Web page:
Google is planning to develop a huge underwater cable to connect the United States, the United Kingdom, and Spain. The innovation will enhance the internet connectivity of the countries.

The tech giant announced that it will be incorporating new technology into the cable, claiming it is a significant upgrade on its older existing underwater cables. Google expects that the project will be finished by 2022.

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According to BBC's latest report, the company calculated that underwater data cable carries some 98% of the world's data, making it vital to global communications infrastructure. Communications firms are usually the ones that build the cables and then charging other companies to use them.

Grace Hopper, Google's latest cable, was named after an American computer scientist and naval rear admiral. It will be the tech giant's fourth privately owned undersea cable, which will hit the U.K. at Bude in Cornwall.

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Engadget reported that Grace Hopper is specifically designed to support Google Cloud in Spain and to improve the internet connectivity between Europ and the U.S. The huge underwater cable consist of 32 fibers packing optical fiber.

How underwater cables were established

In 1858, the first transatlantic telecommunications cable was built to connect the U.S. and Ireland by telegraph. The demand for communication and entertainment is supported by around 750,000 miles of cable already running between continents.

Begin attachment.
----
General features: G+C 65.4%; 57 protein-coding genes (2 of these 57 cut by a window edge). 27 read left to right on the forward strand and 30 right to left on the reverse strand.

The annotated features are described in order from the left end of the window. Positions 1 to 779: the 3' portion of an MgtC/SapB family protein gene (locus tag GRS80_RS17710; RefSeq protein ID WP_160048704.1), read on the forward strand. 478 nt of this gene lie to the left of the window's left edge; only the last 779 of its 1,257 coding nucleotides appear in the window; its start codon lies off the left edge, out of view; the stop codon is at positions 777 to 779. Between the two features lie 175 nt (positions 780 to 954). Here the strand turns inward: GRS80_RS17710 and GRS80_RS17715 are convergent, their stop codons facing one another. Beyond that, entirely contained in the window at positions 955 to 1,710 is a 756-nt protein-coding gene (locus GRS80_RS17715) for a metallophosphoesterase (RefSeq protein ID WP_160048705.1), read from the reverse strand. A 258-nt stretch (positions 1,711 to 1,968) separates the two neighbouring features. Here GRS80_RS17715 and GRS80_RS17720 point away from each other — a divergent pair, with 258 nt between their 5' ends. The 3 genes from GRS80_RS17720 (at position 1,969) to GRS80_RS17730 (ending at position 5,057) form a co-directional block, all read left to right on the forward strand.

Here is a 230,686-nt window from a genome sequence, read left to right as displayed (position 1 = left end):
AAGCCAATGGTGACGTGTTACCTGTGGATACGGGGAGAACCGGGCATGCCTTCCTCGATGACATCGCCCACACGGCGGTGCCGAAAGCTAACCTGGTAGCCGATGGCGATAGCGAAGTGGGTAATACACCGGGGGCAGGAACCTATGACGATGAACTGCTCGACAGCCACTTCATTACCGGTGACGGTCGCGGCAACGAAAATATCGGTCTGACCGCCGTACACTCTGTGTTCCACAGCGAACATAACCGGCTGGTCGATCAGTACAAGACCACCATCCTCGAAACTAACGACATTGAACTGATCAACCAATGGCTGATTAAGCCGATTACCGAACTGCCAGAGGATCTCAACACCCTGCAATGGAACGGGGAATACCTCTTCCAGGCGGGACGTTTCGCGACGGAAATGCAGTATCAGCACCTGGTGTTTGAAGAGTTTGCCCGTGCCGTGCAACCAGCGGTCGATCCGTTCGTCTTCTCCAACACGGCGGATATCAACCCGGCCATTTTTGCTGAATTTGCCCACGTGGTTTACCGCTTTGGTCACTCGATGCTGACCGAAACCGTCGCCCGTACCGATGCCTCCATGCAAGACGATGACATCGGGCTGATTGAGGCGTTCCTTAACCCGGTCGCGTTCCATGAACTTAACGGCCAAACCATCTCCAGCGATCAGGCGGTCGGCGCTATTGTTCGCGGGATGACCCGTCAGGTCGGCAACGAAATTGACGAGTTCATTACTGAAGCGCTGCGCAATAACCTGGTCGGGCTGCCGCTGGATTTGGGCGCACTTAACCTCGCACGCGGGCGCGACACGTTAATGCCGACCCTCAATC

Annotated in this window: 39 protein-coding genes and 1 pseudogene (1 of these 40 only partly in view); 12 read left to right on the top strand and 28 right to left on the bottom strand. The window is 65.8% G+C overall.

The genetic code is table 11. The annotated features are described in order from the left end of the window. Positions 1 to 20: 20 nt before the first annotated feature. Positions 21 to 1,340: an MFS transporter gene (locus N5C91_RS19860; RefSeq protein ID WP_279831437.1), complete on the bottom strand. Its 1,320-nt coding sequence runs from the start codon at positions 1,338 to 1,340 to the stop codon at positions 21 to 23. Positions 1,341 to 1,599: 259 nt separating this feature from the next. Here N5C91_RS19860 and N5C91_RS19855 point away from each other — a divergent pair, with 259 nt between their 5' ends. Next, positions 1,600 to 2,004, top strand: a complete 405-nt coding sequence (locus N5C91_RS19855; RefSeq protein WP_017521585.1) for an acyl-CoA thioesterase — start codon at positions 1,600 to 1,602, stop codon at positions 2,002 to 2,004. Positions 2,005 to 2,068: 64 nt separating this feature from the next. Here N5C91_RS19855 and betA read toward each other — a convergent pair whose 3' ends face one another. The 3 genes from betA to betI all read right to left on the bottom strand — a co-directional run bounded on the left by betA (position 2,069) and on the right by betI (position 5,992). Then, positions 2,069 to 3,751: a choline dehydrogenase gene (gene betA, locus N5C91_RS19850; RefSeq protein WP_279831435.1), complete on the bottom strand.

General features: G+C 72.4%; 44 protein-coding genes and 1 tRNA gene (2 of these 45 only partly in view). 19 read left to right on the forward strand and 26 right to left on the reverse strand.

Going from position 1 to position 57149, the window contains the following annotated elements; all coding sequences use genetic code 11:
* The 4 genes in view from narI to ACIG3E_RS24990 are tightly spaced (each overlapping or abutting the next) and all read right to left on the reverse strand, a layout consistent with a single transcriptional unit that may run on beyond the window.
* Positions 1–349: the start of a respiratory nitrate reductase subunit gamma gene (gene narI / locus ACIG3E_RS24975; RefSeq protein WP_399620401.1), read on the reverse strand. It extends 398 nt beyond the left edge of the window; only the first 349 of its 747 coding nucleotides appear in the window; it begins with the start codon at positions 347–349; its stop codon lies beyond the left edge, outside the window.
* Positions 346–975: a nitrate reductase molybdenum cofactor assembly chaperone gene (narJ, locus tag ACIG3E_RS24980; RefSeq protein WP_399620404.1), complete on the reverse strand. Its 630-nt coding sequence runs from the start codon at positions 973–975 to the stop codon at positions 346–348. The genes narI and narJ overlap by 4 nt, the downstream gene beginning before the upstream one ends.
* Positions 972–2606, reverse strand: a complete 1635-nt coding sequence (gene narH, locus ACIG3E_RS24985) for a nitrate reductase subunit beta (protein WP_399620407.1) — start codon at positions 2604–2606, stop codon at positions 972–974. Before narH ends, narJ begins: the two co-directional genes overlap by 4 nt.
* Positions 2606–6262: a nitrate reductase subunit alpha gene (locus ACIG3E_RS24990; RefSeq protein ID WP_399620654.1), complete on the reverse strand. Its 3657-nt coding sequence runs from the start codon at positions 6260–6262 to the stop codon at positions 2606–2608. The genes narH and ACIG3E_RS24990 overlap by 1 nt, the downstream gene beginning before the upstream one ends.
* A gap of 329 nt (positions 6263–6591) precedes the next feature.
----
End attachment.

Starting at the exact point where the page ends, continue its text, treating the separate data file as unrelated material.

The cables were designed to withstand major hazards, heavy underwater currents, and earthquakes. It can also love up to 25 years.

Jayne Stowell, who oversees construction of Google's undersea cable projects, said that some of the undersea cables are going out of service, forcing companies to built newer, better, and more sophisticated transatlantic cables.

"It served its need and purpose at the time, but it's old generation," she added.

Ms. Stowell also said that Google doesn't have any underwater cable in mainland China since the state does not permit its services. She also said that Google currently has no plans for building one on China.

"We understand, being an American company, and understand the legalities of what we must abide by," she explained. Stowell said that there is a growing fear that the world's internet networks will be controlled by China and the West.
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Written by: Giuliano de Leon.

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